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Mortgage Interest Deduction

The mortgage interest deduction is an itemized deduction for interest paid on home mortgages. It reduces households’ taxable incomes and, consequently, their total taxes paid. The Tax Cuts and Jobs Act (TCJA) reduced the amount of principal and limited the types of loans that qualify for the deduction.

How Does It Work?

The deduction for mortgage interest is available to taxpayers who choose to itemize. It allows taxpayers to deduct interest paid up to $750,000 ($375,000 for married filing separately) worth of principal (the original amount borrowed) on either their first or second residence. Home equity loan interest is deductible if the borrowed funds are used to build or improve a qualifying residence and contribute to the $750,000 cap. Notably, no matter when the debt was incurred, taxpayers may not deduct any mortgage interest debt whose proceeds did not go toward the construction, purchase, or improvement of a home (Internal Revenue Service, “Publication 936: Home Mortgage Interest Deduction”). The current $750,000 limitation was introduced as part of the Tax Cuts and Jobs Act (TCJA) and will revert to the old limitation of $1 million after 2025.

Though the deduction is often viewed as a policy that increases the incidence of homeownership, research suggests it does not accomplish this goal. There is, however, evidence that the deduction increases housing costs by increasing demand for housing among itemizing taxpayers.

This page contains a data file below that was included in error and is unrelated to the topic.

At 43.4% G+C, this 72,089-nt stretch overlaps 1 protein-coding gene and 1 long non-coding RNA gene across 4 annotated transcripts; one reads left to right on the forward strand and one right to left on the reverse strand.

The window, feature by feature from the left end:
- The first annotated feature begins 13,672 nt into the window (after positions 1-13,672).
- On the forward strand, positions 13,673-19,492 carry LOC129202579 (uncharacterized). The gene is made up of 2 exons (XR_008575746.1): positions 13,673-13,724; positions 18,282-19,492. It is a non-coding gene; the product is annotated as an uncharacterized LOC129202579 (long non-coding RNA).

Who Takes It?

The benefits of the deduction go primarily to high-income taxpayers because high-income taxpayers tend to itemize more often, and the value of the deduction increases with the price of a home. For example, estimates for 2018 showed that less than 4 percent of taxpayers earning under $50,000 would claim the deduction, and these taxpayers would receive less than 1 percent of the tax expenditure’s overall benefits. Taxpayers making over $200,000 would make up 34 percent of claims and take 60 percent of the benefits. While the total value of the deduction went down due to the TCJA, the share of benefits is now more concentrated among high-income taxpayers due to more taxpayers opting for the more generous standard deduction.

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Recent Changes to the Mortgage Interest Deduction

The TCJA reduced the amount of principal available for the mortgage interest deduction from $1 million to $750,000. The new law also changed the treatment of home equity loans. Prior to the TCJA, interest on up to $100,000 of home equity loans was deductible in addition to interest paid on up to $1 million in principal and could be used for expenses like credit card debt or tuition. After the TCJA, home equity loans are now included within the mortgage’s principal limit, and interest is only deductible if used to build or improve a qualifying residence.

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